Saturday, July 12, 2014

The end of an era (and the start of a new one)

Last week, I was catching up and making my farewells to a number of my friends and former colleagues from Batterymarch. The announcement had come in May, as per this Bloomberg story:
Legg Mason Inc. (LM) is firing 62 Batterymarch Financial Management employees as it combines the affiliate with QS Investors, the global quantitative equity firm it’s purchasing this year.

The employees will depart beginning in July, and 12 will join QS Investors, spokeswoman Mary Athridge said in an e-mail. The Baltimore, Maryland-based money manager sent a letter to the state of Massachusetts providing notice under the Worker Adjustment and Retraining Notification Act, she said.
I had spent 10 years of my professional life at Batterymarch and I can say without reservation that it was an truly innovative and pioneering firm. This Pensions + Investments article summed up the history of the firm, co-founded by Dean LeBaron, best with this quote from Larry Speidell:
“Dean was always looking for the next idea. He was really obsessed with doing things differently,” Mr. Speidell said. “When index funds reached their general popularity, Dean abandoned them. When he felt that markets were more efficient, he developed an international strategy.”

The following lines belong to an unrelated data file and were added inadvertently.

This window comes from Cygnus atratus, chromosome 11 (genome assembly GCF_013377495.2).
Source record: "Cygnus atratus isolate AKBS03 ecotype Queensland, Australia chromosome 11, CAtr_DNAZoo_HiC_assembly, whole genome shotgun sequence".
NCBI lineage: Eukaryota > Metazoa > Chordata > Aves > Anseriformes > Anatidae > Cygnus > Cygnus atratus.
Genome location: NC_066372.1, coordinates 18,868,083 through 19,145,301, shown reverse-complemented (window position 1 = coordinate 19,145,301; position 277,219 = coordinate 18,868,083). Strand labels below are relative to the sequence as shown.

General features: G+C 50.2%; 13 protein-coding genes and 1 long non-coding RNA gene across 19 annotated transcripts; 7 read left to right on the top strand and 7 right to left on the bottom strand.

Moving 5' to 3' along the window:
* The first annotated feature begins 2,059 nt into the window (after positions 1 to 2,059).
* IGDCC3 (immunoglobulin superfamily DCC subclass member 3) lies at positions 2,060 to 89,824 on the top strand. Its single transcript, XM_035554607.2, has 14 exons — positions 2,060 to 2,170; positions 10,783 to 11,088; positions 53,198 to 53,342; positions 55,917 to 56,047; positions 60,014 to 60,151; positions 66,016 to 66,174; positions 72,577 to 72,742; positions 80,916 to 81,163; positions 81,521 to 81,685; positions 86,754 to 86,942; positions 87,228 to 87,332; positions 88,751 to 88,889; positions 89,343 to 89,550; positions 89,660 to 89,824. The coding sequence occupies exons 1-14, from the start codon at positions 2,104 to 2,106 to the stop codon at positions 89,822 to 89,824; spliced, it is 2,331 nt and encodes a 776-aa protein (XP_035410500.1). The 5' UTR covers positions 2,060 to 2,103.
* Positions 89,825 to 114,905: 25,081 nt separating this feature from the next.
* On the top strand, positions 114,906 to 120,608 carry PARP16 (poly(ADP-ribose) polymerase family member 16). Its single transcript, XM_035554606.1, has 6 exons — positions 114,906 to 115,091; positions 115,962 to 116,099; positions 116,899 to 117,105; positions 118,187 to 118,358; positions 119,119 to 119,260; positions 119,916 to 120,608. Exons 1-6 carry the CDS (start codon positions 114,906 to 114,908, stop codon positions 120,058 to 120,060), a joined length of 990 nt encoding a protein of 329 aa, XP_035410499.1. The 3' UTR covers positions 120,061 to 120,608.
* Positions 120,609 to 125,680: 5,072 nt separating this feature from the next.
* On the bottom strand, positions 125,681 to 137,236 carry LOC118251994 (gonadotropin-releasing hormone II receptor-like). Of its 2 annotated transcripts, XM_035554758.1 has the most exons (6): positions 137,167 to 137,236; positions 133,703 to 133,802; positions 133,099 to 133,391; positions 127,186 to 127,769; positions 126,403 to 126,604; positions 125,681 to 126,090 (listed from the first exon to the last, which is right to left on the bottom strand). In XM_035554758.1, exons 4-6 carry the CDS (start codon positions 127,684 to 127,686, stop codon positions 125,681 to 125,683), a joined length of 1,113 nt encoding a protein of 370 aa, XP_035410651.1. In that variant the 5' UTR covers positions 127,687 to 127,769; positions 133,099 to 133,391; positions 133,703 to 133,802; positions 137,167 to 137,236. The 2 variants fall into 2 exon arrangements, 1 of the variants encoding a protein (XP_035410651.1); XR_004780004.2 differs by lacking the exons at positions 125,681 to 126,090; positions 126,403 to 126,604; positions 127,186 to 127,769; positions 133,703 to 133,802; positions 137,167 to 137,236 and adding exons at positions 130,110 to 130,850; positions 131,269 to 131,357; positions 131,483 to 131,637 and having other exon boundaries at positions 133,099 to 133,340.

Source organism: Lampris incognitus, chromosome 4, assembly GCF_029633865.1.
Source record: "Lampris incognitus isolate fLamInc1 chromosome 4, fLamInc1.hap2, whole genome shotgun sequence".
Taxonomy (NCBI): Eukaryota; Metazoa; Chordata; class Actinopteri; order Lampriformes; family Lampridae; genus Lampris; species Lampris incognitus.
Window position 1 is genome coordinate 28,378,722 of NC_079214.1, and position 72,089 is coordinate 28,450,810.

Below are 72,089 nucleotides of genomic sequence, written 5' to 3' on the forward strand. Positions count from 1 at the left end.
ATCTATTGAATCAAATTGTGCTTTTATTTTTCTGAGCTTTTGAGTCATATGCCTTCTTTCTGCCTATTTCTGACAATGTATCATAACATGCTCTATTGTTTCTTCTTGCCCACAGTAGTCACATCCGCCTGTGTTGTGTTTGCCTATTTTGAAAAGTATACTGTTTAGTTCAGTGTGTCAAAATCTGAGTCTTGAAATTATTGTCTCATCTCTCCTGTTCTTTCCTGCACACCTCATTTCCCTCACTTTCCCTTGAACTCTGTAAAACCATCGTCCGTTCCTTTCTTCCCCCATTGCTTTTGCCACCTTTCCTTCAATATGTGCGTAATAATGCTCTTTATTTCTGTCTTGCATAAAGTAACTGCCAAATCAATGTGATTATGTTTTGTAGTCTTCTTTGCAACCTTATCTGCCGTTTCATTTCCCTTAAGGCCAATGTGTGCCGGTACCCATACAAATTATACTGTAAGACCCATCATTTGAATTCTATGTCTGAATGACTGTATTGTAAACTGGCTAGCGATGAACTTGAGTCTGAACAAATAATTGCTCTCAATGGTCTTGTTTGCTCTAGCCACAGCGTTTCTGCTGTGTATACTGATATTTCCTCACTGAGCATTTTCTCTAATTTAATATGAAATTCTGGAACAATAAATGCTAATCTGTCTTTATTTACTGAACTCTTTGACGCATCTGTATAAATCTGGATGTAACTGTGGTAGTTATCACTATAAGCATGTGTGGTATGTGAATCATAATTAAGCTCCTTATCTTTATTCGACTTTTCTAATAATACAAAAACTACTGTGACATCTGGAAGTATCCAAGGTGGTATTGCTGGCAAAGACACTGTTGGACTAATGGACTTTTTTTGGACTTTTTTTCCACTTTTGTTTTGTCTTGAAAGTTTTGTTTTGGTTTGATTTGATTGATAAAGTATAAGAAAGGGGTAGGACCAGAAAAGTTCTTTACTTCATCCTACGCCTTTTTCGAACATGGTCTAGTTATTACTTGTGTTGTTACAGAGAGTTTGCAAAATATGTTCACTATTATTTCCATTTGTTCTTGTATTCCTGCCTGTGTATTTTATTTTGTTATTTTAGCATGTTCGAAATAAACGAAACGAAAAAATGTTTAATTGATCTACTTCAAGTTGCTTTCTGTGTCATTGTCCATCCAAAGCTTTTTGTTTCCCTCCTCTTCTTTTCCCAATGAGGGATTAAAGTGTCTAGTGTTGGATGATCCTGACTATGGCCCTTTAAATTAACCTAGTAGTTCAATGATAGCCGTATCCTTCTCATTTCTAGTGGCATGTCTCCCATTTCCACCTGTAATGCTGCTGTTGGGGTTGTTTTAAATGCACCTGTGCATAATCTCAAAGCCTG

Mr. LeBaron himself said: “I would prefer to be first than best.

“First was easier to select. We were always looking to fill that unfilled niche.”

“Batterymarch was a pioneering firm in the quant era,” said Michael J. Clowes, retired editor of P+I and now editor at large. “It's unfortunate that it'll be no more. It's a part of history.”
During the early 70's, when most equity investors were fundamental stock pickers, Batterymarch was a pioneer in indexing. In the late 70's, when the custodian banks moved into the investing business in a serious way, Batterymarch was an innovator into quantitative equity management, first in the US and later internationally. Back then, whoever dreamed of using quantitative techniques in strange places like *gasp* Japan??? In the mid-1980`s, Batterymarch was the first institutional investor in Latin America - and that effort branched out into other emerging markets.